BENGALURU: Over 250 residents of Indiranagar led a candlelight procession through the 100-ft Road on Saturday. With placards and sloganeering, the marchers were asking for more breathing and living space.
City Express had a chat with few who have been residing in the area for more than thirty years, to trace the transition from a peaceful outback to a maddening crowd.
S Venkateswaran, born and brought up between Indiranagar and Ulsoor, is now 80 years old. “People used to be scared of Indiranagar because it was infamous for the graveyard,” he says. “There were hardly two houses and many snakes and mongoose would lurk around since the area also had vegetable gardens. People used to believe the area was haunted.”
Silence after 6 pm
When in 1964, Nandihal built her house in the area. “I was scared to venture out of the house after 6 pm,” she says. “My relatives used to warn me about thefts and snakes.”
There was one police station for all of Indiranagar back then and residents used to patrol the area for four hours in the night. “Around five or ten of us used to get together in nightfall and patrol the area because police were far away,” says Philip D’Costa who came to Bengaluru as the student of Indian Institute of Science in 1968. “Indiranagar was so empty that I could see Vidhana Soudha from my balcony,” he says.
Venkateswaran says that in 1970 it was mandatory for all families constructing houses in Indiranagar to plant a tree. “Despite the rapid commercialisation, after the IT boom in 2000, some of the trees still remain,” he says.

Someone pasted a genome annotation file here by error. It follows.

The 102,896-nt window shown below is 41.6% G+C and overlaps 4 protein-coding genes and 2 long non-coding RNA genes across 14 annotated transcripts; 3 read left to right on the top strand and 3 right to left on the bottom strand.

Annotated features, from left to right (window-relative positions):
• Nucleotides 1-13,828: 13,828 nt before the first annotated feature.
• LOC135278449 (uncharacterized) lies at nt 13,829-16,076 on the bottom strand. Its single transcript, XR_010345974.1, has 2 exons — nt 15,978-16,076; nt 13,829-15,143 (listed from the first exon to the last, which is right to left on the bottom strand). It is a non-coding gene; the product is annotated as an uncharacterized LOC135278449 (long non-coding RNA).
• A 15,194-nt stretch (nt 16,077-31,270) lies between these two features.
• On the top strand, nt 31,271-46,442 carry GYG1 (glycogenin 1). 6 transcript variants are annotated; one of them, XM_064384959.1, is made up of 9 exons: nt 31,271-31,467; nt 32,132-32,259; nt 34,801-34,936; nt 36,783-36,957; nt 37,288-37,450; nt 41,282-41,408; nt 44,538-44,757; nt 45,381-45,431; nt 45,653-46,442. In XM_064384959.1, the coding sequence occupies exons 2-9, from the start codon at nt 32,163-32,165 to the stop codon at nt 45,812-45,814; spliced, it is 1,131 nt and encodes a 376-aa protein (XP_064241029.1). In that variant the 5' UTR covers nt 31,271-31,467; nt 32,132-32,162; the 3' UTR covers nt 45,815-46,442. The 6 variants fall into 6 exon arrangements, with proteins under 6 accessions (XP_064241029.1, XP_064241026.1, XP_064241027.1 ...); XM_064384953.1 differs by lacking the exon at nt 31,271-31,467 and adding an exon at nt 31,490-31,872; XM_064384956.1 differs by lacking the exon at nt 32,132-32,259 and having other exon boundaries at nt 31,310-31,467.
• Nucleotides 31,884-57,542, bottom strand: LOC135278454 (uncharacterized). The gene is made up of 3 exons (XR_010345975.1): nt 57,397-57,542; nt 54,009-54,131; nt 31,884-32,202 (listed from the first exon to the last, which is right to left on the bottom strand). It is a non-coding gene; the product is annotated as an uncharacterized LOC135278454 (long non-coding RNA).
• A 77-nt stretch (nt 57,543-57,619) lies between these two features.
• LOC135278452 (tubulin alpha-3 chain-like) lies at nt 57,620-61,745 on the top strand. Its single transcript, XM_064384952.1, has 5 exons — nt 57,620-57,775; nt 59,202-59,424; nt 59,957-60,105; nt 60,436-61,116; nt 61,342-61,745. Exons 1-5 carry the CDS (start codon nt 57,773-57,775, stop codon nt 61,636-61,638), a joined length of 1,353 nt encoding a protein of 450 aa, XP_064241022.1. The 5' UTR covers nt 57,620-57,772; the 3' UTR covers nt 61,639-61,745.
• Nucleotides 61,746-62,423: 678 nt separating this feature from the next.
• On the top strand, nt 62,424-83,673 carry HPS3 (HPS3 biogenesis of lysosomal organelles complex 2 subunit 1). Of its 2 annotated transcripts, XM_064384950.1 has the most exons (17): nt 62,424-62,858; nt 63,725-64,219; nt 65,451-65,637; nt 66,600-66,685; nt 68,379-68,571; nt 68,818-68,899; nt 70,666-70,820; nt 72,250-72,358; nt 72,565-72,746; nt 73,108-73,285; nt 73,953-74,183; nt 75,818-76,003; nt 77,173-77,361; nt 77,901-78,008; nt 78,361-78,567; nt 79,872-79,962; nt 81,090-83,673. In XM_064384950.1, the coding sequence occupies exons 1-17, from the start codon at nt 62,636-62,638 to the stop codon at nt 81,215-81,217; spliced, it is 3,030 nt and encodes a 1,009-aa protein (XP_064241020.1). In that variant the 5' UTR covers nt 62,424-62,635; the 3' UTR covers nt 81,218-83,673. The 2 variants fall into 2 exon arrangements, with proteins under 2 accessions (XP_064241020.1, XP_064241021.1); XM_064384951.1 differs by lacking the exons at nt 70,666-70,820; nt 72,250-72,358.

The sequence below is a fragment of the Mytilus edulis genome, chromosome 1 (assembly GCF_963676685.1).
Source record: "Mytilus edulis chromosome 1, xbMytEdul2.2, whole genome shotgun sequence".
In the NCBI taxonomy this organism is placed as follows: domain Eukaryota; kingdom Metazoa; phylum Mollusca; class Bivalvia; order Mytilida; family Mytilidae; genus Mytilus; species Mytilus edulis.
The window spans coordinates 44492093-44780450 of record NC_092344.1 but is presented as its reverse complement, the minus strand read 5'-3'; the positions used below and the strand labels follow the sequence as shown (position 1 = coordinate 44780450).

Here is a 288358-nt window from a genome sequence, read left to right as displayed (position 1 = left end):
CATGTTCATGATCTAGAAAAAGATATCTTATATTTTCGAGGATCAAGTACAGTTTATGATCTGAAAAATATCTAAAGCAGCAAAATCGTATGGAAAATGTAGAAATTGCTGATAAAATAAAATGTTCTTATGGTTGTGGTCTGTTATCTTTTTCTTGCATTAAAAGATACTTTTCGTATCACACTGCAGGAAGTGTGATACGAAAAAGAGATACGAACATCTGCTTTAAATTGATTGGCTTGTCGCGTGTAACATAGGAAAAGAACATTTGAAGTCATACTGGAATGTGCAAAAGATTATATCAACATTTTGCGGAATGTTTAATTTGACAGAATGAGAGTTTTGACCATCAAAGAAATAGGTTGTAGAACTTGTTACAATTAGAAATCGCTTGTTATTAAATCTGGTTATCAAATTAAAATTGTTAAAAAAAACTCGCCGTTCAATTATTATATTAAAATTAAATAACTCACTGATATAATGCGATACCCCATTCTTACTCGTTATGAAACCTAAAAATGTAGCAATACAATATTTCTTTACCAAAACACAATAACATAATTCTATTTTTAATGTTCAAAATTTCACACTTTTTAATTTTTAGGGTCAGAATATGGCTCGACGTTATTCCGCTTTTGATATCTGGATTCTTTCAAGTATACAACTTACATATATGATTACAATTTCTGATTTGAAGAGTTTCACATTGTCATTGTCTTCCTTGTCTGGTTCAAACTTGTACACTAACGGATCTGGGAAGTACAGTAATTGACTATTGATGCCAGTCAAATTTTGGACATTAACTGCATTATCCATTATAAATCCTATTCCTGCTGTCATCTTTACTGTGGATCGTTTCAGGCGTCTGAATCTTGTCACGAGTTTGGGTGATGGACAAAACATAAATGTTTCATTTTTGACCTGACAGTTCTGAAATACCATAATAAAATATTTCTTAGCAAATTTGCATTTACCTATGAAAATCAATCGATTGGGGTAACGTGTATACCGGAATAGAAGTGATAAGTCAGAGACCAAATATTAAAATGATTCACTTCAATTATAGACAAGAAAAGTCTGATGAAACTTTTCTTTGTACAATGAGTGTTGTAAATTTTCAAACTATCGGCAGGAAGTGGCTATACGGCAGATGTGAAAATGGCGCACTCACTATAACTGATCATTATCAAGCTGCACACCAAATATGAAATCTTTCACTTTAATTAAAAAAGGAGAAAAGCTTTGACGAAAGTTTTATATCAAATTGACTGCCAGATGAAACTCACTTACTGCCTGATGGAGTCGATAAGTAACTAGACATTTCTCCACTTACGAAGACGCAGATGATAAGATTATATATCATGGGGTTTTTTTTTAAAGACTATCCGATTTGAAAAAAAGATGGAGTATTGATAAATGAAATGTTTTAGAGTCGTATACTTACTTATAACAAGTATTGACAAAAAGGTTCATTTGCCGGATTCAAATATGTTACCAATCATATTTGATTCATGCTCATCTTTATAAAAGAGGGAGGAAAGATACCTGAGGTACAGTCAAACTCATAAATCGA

The concept of “mixed zone” emerged in 2008, when BDA’s Revised Master Plan allowed it, and there was an uproar. Petition 3676 was filed by the residents and cases were fought. High Court passed the judgement that 1995 Master Plan was to be referred, overiding the new one.
“We are not against commercialization,” says Sneha Nandihal, president of B M Kaval RWA. “We are only insisting that commercial establishments to be set up in the area designated to them.” Praveen, another RWA member, puts is simply: “You cook in the kitchen and do your business in the toilet, similarly zoning regulations must be respected.”
According to High Court’s 2014 order, on the 3676 petition, commercial establishments cannot be opened along roads of 40-ft width or less. But, residents say that this is not being enforced.
Born and brought up in Indiranagar, Sneha says that it was in 2013 that she realized that commercialization was taking a toll on her health. “Just opposite my house, there was a boutique and they kept playing music... for two years, I could not sleep,” says Sneha.
Krishnan R, who is the president of Resident Welfare Association (RWA) of Indiranagar first stage, says that two years ago he faced a massive sewage problem. “Adjacent to my house, there is a residential building rented out to an office,” says Krishnan.
“Easily around 50-100 people come there to work... forget the parking troubles, the sewage line could not handle the extra load and it exploded. The sewage water seeped into my house and I had to fix it. I spent `25,000 for it.”